ST. HELENA — PG&E has been forced to halt upgrades of its high-voltage transmission line between Santa Rosa and St. Helena after St. Helena residents and city officials said the utility failed to disclose the full impact of the project.
The California Public Utilities Commission has “suspended” PG&E’s March 20 Advice Letter, which laid out the scope of the project, pending new public comments and a final determination by the CPUC, City Manager Mark Prestwich told the City Council on Tuesday.
PG&E is working to strengthen 12 miles of transmission line between Santa Rosa and St. Helena to reduce the danger of wildfires. The utility reported earlier this month that this would mean replacing 93 transmission towers and installing one new tower in a St. Helena backyard.
Although the suspension put a stop to the construction described in the Advice Letter, some prep work is still allowed, so helicopter activity may continue along the 60kV power line.
Residents and city officials were caught off guard when the utility proposed to install a pole in Jessica and Kevin Hague’s backyard on Hudson Avenue. The Hagues, their neighbors, and the city have urged the CPUC to conduct a thorough environmental review of PG&E’s project and consider alternatives such as rerouting the line around residential areas or putting it underground.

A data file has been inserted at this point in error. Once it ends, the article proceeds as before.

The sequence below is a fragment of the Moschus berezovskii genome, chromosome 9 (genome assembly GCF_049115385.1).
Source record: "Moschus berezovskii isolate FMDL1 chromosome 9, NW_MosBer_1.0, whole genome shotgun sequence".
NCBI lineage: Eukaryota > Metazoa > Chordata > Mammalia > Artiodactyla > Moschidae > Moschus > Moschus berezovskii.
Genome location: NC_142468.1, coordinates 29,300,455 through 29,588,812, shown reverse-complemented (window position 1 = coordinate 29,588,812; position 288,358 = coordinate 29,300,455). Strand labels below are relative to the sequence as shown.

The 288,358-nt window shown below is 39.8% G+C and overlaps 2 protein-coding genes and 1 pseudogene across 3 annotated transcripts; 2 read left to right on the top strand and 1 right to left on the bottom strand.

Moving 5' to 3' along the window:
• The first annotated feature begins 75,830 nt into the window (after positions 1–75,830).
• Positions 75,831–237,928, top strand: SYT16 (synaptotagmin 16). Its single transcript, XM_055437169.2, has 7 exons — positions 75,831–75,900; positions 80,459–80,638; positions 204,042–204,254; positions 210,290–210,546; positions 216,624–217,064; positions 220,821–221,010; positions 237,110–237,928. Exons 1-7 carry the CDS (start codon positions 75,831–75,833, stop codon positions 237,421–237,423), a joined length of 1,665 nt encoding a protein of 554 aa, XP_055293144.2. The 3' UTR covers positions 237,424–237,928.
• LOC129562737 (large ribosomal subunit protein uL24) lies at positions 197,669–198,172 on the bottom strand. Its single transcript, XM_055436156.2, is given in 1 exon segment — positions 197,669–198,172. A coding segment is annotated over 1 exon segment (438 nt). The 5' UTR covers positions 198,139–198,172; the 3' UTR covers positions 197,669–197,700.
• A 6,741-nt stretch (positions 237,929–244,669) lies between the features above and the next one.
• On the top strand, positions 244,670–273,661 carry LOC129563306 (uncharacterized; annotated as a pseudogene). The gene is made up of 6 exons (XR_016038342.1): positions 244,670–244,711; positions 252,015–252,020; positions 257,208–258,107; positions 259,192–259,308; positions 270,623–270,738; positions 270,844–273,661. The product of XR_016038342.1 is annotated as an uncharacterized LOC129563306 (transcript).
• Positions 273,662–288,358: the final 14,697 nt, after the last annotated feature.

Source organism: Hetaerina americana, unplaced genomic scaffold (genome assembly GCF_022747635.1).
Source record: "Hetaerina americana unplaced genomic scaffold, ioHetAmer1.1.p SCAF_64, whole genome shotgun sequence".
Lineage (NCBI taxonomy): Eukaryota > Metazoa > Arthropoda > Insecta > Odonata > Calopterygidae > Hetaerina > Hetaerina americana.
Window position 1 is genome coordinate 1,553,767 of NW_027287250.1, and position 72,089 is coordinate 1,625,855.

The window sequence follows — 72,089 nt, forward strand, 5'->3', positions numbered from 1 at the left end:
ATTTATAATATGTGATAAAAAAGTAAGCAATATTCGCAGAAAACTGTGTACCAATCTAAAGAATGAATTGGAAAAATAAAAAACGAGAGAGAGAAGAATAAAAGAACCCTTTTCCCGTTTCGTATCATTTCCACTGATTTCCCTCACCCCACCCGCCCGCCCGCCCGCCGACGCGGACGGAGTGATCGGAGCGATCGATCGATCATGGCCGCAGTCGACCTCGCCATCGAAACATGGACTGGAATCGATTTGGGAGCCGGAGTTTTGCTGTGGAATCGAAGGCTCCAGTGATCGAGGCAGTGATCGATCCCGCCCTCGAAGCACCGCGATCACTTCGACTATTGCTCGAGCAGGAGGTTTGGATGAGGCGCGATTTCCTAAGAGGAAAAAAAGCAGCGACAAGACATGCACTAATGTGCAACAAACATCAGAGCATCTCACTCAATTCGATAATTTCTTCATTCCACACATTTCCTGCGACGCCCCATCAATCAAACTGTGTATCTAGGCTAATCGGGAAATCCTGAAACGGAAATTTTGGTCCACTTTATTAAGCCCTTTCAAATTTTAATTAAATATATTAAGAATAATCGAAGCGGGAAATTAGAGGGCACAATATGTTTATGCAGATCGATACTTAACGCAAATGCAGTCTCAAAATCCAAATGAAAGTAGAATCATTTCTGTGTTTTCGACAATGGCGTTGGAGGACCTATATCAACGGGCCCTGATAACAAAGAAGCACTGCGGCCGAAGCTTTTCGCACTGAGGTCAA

County officials sent a letter to the CPUC last Thursday expressing the same concerns.
As legal justification for installing a pole in the Hagues’ backyard, PG&E initially showed them an easement from 1928 that stated that no new poles can be installed without the property owner’s agreement. Jessica Hague told the council on Tuesday that PG&E has since admitted that it lacks the necessary easement to install the pole.
A PG&E spokesperson has since said the proposed pole in the Hagues’ backyard is just one of several options under consideration, and that engineering plans haven’t been finalized.
The Hagues and other neighbors on Hudson say they weren’t notified of the new pole until a PG&E subcontractor told the Hagues about it in May, more than a month after the project’s comment period had closed on April 10.
Prestwich said that according to the CPUC, the database PG&E used to send notification letters was incomplete, and PG&E has acknowledged the error.
PG&E has until Thursday to respond to the latest public comments. Prestwich said PG&E representatives plan to meet with him on Thursday or Friday and then meet with affected residents.
Jessica Hague said she has offered PG&E an interim solution of rehanging the line spanning their backyard, using existing towers, while the utility studies the project’s environmental impact and investigates alternatives.
PG&E plans to replace existing towers and poles to comply with current safety standards and reduce the risk of fire. A PG&E spokesperson has said that only one new pole will be required.